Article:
KATE SEELYE: Well, Amy, I live in Gemmayze; it’s a neighborhood very close to Martyrs Square, where Hariri was buried and at the site of the demonstrations and protests that have been taking place for the last two weeks. I’m sort of living right in the middle of it.

AMY GOODMAN: Can you talk about the latest developments, the resignation of the Prime Minister and the response?

KATE SEELYE: Well, his resignation was met with jubilation throughout most of the country last night. There had been tens of thousands of people gathered in Martyrs Square during the course of the — yesterday’s parliamentary debate, which had been called to demand an investi — a fair investigation into the Hariri assassination and also to demand the resignation of Omar Karami. Thousands had come out to support the opposition politicians demands, and at the end of this session when Karami made the surprise announcement, as you mentioned, thousands of people cheered wildly and [incomprehensible] began to party all night long in the streets of Beirut, celebrating what many saw as a victory for the Lebanese people. For many Lebanese, this was the first time that they felt their voice had really been heard, and it was a very exciting and giddy feeling for most here.

AMY GOODMAN: I know that the wife of Hariri did not allow the Prime Minister to attend her husband’s funeral. What evidence is there that he or Syria was involved?

KATE SEELYE: There is no evidence, but the feeling here is that a blast of such magnitude could not have been masterminded without the — the knowledge of the Syrian intelligence, and the Lebanese intelligence were closely aligned with the Syrians. This was a 300 or 700 pound ex — bo — bomb that was possibly planted under the road. The sense is that this could not have been the work of a rogue group. There’s also feeling here that the Syrians have had a long history of assassinating Lebanese politicians who don’t agree with their policies or who don’t kow-tow; and the former Prime Minister, Rafik Hariri, had been making — there had been signs in the weeks leading up to his assassination that he was turning toward the Lebanese opposition, which had been calling for Syria’s withdrawal. Many people feel that the Syrians just couldn’t stomach the fact that somebody with his — his influence, his power, his connections, and his weight as a Sunni Muslim would join the opposition, better to get rid of him. So, of course, this is all speculation, but it’s based, as I said, on a long history of Syrian interference in Lebanese political affairs.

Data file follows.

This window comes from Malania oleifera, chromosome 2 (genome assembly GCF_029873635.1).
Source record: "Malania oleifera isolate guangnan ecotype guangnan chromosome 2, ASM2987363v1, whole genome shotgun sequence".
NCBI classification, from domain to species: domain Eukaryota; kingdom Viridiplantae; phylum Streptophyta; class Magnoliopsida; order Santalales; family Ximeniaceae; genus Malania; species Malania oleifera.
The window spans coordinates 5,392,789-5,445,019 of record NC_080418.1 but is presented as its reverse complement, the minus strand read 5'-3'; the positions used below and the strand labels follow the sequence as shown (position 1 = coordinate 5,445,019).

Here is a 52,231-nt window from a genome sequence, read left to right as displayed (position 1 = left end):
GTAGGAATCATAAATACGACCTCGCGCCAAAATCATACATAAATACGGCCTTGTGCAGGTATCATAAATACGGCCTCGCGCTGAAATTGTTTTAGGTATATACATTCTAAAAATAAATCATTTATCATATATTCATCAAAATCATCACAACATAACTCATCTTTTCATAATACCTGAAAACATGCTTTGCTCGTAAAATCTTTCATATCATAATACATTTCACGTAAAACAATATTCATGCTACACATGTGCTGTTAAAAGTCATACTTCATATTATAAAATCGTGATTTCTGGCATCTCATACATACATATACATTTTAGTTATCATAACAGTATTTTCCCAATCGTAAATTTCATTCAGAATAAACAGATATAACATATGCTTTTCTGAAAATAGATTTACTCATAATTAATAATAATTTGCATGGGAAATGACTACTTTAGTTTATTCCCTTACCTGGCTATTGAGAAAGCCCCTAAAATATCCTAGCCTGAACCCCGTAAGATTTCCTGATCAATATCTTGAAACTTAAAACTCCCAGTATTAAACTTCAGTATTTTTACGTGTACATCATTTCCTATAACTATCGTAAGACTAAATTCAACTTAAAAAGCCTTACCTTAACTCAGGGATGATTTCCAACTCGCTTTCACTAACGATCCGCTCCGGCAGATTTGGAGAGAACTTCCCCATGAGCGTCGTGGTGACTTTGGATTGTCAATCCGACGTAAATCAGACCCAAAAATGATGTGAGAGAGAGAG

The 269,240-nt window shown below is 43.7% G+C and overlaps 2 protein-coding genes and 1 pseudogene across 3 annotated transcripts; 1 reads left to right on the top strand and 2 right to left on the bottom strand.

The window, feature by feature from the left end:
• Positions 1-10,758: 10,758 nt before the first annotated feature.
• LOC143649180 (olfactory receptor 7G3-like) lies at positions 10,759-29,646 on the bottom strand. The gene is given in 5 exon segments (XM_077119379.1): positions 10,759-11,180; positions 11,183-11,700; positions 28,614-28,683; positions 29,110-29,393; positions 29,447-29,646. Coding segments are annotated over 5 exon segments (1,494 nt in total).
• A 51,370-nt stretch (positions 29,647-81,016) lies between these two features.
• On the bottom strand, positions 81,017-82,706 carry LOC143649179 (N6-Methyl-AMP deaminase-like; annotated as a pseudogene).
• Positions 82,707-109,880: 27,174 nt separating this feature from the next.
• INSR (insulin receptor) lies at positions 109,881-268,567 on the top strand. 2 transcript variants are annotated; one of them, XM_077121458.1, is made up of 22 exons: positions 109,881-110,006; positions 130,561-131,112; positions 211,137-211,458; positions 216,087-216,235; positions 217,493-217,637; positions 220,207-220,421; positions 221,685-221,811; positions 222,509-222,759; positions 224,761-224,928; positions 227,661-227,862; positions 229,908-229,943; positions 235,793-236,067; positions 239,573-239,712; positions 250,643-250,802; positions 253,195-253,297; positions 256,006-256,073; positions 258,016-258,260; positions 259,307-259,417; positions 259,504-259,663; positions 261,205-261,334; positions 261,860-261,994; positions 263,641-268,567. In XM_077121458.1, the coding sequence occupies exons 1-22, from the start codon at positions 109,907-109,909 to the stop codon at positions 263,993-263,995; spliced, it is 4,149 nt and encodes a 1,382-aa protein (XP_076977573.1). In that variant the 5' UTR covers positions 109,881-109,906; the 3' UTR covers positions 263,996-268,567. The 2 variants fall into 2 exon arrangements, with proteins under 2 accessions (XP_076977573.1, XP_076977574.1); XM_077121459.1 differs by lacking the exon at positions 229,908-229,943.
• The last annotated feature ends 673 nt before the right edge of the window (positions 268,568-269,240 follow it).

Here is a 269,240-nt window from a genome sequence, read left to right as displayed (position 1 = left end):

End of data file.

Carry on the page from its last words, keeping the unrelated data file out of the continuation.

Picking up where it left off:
AMY GOODMAN: We’re talking with Kate Seelye, freelance reporter in Beirut, about the latest news, the resignation of the Prime Minister of Lebanon. What happens right now?

KATE SEELYE: Well, next, the president, President Lahoud, must form an interim government; so he will hold consultations with members of Parliament to form that interim government. Of course, that interim government is key to the future of Lebanon, and what’s happening behind closed doors right now as we speak is that members of Lebanon’s political opposition are meeting to determine what kind of interim government they want to see and what role they will play in influencing Lahoud and the Lebanese Parliament’s decision making, vis-a-vis this interim government. I was just at a meeting of Christian opposition members. They, of course, are calling for a neutral, independent, interim government, one that can be trusted to prepare for parliamentary elections this spring, either in April or May. There are debates going on as to who should be the next Prime Minister of Lebanon. Some would like to see Hariri’s sister, Bahia Hariri, herself a member of parliament, as the first Arab female prime minister. Others are — are naming other well-known Sunni politicians as possible candidates. So, we’re still in the early days. It remains to be seen what kind of interim government will be formed; but there’ll be a lot of haggling, I would imagine, in the next few days.

AMY GOODMAN: Kate Seelye, thanks very much for joining us, reporting from Beirut, Lebanon.